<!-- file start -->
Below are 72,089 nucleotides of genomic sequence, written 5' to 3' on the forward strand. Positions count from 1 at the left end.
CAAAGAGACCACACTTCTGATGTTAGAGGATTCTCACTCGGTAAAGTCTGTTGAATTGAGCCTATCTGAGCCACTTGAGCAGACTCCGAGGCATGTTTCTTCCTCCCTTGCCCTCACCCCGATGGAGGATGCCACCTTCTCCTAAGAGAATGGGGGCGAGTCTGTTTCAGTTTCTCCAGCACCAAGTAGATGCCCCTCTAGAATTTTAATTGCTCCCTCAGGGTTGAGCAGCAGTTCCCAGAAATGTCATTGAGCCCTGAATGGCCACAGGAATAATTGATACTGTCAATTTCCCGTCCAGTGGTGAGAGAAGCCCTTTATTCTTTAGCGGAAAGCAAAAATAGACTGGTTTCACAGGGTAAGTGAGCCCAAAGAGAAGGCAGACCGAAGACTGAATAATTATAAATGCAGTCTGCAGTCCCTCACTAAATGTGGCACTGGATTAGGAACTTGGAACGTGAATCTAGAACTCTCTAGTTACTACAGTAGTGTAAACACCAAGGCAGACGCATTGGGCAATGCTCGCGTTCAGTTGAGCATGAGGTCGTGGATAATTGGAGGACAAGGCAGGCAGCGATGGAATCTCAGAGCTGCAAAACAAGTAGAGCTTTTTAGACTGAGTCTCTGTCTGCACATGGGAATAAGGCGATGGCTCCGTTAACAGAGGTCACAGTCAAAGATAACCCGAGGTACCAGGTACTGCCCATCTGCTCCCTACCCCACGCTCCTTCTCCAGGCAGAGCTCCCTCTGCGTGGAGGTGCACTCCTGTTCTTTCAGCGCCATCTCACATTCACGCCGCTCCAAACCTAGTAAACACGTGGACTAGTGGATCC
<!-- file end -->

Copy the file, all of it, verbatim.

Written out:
Below are 72,089 nucleotides of genomic sequence, written 5' to 3' on the forward strand. Positions count from 1 at the left end.
CAAAGAGACCACACTTCTGATGTTAGAGGATTCTCACTCGGTAAAGTCTGTTGAATTGAGCCTATCTGAGCCACTTGAGCAGACTCCGAGGCATGTTTCTTCCTCCCTTGCCCTCACCCCGATGGAGGATGCCACCTTCTCCTAAGAGAATGGGGGCGAGTCTGTTTCAGTTTCTCCAGCACCAAGTAGATGCCCCTCTAGAATTTTAATTGCTCCCTCAGGGTTGAGCAGCAGTTCCCAGAAATGTCATTGAGCCCTGAATGGCCACAGGAATAATTGATACTGTCAATTTCCCGTCCAGTGGTGAGAGAAGCCCTTTATTCTTTAGCGGAAAGCAAAAATAGACTGGTTTCACAGGGTAAGTGAGCCCAAAGAGAAGGCAGACCGAAGACTGAATAATTATAAATGCAGTCTGCAGTCCCTCACTAAATGTGGCACTGGATTAGGAACTTGGAACGTGAATCTAGAACTCTCTAGTTACTACAGTAGTGTAAACACCAAGGCAGACGCATTGGGCAATGCTCGCGTTCAGTTGAGCATGAGGTCGTGGATAATTGGAGGACAAGGCAGGCAGCGATGGAATCTCAGAGCTGCAAAACAAGTAGAGCTTTTTAGACTGAGTCTCTGTCTGCACATGGGAATAAGGCGATGGCTCCGTTAACAGAGGTCACAGTCAAAGATAACCCGAGGTACCAGGTACTGCCCATCTGCTCCCTACCCCACGCTCCTTCTCCAGGCAGAGCTCCCTCTGCGTGGAGGTGCACTCCTGTTCTTTCAGCGCCATCTCACATTCACGCCGCTCCAAACCTAGTAAACACGTGGACTAGTGGATCC